Driving the 120d: The Road to Leipzig

By Christian Stampfer on 13 June 2010
  • Share

The BMW 1-series was introduced in the year 2004 and most models are manufactured at the all-new built plant in Leipzig. In Europe, the 1-series is available as a 3- and 5-door hatch as well as a coupe and convertible.

A wide range of engines is available including six petrol engines, starting with the 116i (90 kW / 122 hp) and up to the 135i (225 kW / 306 hp) (available only in coupe and convertible form). The diesel range includes four engines, starting with the 115- hp 116d up to the 204-hp 123d. BMW doesn’t offer six-cylinder diesel engines in the 1er Series.

BMW Werk Leipzig builds as many as 730 cars per day, among them the BMW 1er Series three door,  the BMW 1er Series coupé, the BMW 1er series convertible, and the new BMW X1 SAV. The plant will soon build a trial fleet of the BMW concept ActiveE, an electric-drive vehicle similar to the BMW 1 Series Coupé.

The factory, designed by avant garde architect Zaha Hadid, has over 5000 employees and first opened in 2005.  The building looks more like an art museum than a factory, with sunlight streaming through glass walls and car bodies moving on a track over open workspaces and the cafeteria, bathed in an ethereal blue light.

Although my 120d 5 Door wasn’t built in Leipzig, I nonetheless decided to take it there for a visit.  The drive from Munich to Leipzig is ca. 425 km and the route takes us on the Autobahn A9 for all but 20 km of the route.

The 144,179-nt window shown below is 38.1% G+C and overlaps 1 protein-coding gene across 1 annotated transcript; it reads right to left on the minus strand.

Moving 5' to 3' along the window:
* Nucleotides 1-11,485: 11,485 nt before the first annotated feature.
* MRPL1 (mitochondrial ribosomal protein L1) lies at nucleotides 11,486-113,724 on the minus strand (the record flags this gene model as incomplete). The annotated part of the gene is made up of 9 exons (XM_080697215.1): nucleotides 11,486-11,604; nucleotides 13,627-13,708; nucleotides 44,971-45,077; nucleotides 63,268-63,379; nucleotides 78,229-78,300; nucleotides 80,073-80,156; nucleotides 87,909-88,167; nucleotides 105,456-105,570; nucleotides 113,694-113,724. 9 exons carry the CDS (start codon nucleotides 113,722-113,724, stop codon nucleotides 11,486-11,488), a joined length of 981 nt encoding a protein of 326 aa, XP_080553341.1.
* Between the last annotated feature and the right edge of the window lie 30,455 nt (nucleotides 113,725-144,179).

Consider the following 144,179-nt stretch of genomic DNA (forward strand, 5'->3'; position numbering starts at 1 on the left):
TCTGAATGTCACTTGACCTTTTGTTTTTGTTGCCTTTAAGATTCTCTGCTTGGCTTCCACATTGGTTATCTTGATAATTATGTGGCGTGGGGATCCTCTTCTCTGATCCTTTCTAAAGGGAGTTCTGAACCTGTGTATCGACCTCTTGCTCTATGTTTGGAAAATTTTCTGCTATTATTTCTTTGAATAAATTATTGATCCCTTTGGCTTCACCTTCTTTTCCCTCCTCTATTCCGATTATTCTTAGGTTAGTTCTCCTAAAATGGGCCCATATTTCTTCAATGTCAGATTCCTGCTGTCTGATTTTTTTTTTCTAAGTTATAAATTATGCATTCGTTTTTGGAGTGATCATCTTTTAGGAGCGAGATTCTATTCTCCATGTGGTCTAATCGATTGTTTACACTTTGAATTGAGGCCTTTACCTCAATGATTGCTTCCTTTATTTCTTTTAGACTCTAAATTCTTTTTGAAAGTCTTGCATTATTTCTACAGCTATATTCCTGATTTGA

Our 120d came in an elegant space grey metallic with business navigation and multiple BMW EfficientDynamics fuel-saving options including regenerative braking and auto start-stop.

Regenerative braking recovers energy that would normally be wasted as heat through the brakes and the start-stop technology turns the engine off to avoid unnecessary idling when stopped

The Autobahn A9 (known as the A3 until a new numbering plan was implemented in 1974) runs from Munich to Berlin and is one of Germany’s oldest, the first stretch having been built in 1936 as part of the “Reichsarbeitsdienst” (a work program designed to reduce unemployment, introduced by the National Socialist regime). After German reunification, the A9 was expanded from two to a minimum of three lanes in each direction plus an emergency lane.

Moving away now from Autobahn history, the fuel economy we saw driving the 120d was equally interesting.  Our route on the A9 took us from Munich past Ingolstadt (home of Audi), Nürnberg, and Bayreuth, before reaching Leipzig and exiting onto the Bundesstraße B87.

The 120d’s engine puts out 177 hp (130 kW) with a combined fuel economy rating of 4.7 l / 100 km (~ 42 mpg in the EU test cycle.  The EU test cycle has three components: city or urban driving (the first 800 seconds of the test), highway or extra urban driving (the next 400 seconds), and combined (the complete cycle).

On a 300-km stretch with an average cruising speed of 120 km/h (75 mph), the 120d only used 4.5 l / 100 km or 52 mpg.  This figure beats the combined fuel economy figure and comes very close to the highway (extra urban) figure, which is calculated at a slower average speed (see chart).

The New European Driving Cycle

The New European Driving Cycle represents the typical usage of a car in Europe and is used to measure fuel economy and emission levels.

2010 BMW 120d 5 Door Hatch
Base price/price-as-tested €28,700 / €37,000
Drivetrain Front engine, rear-wheel drive
Engine 2-liter, 177-hp, I-4
Transmission 6-speed manual
Curb weight (kg) 1375
Wheelbase (mm) 2660
Length x width x height (mm) 4239 / 1748 / 1421
0-100 k/mh (seconds) 7.6
City/highway fuel economy (l/100 km) 5.1/4.1